Steven Globerman

Director, Center for International Business, Western Washington University

Mr. Steven Globerman is the Kaiser Professor of International Business and Director of the Center for International Business at Western Washington University, and Senior Fellow at the Fraser Institute. Previously, he held tenured appointments at Simon Fraser University and York University and has been a visiting professor at the University of California, University of British Columbia, Stockholm School of Economics, Copenhagen School of Business, and the Helsinki School of Economics.

He has published more than 150 articles and monographs and is the author of the book The Impacts of 9/11 on Canada-U.S. Trade as well as a textbook on international business management. In the early 1990s, he was responsible for coordinating Fraser Institute research on the North American Free Trade Agreement.

In addition, Mr. Globerman has served as a researcher for two Canadian Royal Commissions on the economy as well as a research advisor to Investment Canada on the subject of foreign direct investment. He has also hosted management seminars for policymakers across North America and Asia.

Mr. Globerman was a founding member of the Association for Cultural Economics and is currently a member of the American and Canadian Economics Associations, the Academy of International Business, and the Academy of Management.

He earned his BA in economics from Brooklyn College, his MA from the University of California, Los Angeles, and his PhD from New York University.

Recent Research by Steven Globerman

— Oct 14, 2016
Printer-friendly version
Intellectual Property Rights and the Promotion of Biologics, Medical Devices, and Trade in Pharmaceuticals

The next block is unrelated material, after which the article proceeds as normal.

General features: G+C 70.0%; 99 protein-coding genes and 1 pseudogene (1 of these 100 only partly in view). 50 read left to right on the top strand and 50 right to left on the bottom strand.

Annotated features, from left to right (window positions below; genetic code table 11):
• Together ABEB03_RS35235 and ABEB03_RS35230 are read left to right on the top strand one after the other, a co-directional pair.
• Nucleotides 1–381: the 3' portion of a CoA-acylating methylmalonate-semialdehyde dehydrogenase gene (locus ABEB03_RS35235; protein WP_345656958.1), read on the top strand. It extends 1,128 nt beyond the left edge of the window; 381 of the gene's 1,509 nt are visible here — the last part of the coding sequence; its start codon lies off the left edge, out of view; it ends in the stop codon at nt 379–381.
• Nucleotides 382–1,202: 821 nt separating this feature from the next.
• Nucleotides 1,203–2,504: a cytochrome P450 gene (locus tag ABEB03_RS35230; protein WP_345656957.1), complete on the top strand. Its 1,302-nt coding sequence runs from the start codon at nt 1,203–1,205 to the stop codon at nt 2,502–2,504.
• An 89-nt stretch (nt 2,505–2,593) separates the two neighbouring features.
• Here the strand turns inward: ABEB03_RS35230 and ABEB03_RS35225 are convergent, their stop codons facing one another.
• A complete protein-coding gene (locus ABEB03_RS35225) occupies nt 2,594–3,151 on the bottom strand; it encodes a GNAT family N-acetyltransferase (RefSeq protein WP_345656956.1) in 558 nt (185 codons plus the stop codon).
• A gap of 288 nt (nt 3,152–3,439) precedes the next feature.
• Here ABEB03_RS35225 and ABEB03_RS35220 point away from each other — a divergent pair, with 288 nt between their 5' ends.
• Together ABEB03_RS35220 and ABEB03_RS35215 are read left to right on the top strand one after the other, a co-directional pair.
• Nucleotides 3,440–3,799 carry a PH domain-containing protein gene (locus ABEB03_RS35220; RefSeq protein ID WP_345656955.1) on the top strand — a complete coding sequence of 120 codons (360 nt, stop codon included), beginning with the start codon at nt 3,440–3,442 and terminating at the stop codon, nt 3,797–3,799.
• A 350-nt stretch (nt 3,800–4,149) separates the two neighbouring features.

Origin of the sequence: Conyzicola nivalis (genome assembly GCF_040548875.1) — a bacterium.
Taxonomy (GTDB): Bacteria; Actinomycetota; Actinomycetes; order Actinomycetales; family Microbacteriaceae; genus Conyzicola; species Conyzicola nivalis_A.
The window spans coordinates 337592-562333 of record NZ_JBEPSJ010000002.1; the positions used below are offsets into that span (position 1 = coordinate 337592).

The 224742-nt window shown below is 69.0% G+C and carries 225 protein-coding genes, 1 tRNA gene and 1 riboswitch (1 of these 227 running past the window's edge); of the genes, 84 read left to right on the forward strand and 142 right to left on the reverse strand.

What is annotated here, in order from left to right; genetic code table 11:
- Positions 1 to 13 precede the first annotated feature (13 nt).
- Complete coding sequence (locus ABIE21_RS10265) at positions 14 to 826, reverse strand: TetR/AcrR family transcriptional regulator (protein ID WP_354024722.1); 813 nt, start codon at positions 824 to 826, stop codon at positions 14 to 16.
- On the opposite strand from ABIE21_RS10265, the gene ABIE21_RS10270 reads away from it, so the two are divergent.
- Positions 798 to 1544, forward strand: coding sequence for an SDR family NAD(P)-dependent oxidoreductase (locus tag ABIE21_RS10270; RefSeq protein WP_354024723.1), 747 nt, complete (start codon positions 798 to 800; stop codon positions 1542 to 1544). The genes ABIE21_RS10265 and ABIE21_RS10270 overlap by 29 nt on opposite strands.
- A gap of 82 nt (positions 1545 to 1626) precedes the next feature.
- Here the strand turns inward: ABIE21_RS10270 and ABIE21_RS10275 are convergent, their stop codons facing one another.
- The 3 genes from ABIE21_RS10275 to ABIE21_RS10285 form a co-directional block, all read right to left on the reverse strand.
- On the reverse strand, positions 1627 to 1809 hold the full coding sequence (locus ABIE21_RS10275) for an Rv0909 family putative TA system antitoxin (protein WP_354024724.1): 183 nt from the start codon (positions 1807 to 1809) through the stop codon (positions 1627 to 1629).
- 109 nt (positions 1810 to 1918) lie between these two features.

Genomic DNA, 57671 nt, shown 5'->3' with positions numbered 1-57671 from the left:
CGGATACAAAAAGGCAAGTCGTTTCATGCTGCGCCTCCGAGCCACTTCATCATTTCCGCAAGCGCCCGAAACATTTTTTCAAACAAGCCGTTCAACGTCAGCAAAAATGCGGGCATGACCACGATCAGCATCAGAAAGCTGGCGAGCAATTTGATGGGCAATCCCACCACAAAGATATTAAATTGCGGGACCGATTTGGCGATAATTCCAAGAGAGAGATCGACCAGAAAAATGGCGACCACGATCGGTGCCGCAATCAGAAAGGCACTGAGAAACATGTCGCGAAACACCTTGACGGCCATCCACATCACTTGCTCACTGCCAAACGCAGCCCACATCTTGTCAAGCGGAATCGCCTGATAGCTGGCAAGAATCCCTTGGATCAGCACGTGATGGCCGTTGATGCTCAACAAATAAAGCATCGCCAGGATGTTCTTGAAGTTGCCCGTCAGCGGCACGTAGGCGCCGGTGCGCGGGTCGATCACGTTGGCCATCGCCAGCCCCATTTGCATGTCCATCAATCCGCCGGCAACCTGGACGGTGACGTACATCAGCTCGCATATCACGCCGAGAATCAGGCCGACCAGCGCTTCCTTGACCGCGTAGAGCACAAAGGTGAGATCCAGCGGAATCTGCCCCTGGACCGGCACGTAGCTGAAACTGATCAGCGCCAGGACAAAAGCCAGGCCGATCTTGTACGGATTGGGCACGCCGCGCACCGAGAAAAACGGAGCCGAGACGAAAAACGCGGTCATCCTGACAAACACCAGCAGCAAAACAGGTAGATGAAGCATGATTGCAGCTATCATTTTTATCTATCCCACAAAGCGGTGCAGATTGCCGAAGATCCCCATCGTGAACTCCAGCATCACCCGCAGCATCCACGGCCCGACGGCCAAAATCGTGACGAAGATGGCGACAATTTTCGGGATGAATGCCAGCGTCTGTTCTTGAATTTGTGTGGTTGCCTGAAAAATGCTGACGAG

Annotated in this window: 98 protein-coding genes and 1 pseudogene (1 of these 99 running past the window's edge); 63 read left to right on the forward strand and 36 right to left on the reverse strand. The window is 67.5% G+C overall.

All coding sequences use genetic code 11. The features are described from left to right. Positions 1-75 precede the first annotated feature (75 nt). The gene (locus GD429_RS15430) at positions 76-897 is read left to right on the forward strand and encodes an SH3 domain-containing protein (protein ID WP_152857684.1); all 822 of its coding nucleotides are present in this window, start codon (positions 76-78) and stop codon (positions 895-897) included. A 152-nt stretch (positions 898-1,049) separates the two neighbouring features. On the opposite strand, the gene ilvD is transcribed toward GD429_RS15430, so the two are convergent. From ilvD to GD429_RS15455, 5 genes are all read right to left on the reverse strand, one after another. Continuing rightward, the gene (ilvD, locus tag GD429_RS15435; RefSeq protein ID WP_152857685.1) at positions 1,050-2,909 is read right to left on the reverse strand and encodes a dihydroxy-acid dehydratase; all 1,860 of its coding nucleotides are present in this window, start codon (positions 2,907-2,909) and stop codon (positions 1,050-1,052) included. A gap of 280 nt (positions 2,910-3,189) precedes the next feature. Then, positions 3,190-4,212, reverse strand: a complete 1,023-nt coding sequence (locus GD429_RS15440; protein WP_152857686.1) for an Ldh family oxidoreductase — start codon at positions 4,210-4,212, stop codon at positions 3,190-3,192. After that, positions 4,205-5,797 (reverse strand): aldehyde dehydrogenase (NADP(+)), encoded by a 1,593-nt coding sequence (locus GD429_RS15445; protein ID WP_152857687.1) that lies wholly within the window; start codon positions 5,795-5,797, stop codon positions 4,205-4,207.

Intellectual Property Rights and the Promotion of Biologics, Medical Devices, and Trade in Pharmaceuticals finds that if patent protections for drugs and medical devices were strengthened around the world, it could ultimately lower costs in Canada and help save lives by spurring innovation. And until stronger patent protections are established around the world, developed countries should streamline cross-border regulations for pharmaceuticals and medical devices, which would help reduce prices for patients and health-care systems.

— May 25, 2016
Printer-friendly version
Technological Change and Its Implications for Regulating Canada's Television Broadcasting Sector

Technological Change and Its Implications for Regulating Canada’s Television Broadcasting Sector finds that the low-cost methods of creating and distributing broadcasting content means that the Canadian Radio-television and Telecommunications Commission’s (CRTC) traditional policies to protect and subsidize Canadian content are increasingly unsustainable.

— Jan 21, 2016
Printer-friendly version
Select Cost Sharing in Universal Health Care Countries

Select Cost Sharing in Universal Health Care Countries examines the utilization of health-care user fees — for access to hospitals, general practitioners or specialists — in other countries which, like Canada, have accessible and high-performing universal health care. It finds that Canada remains one of the few universal access countries that doesn’t require patients to participate in paying for care through some form of cost sharing.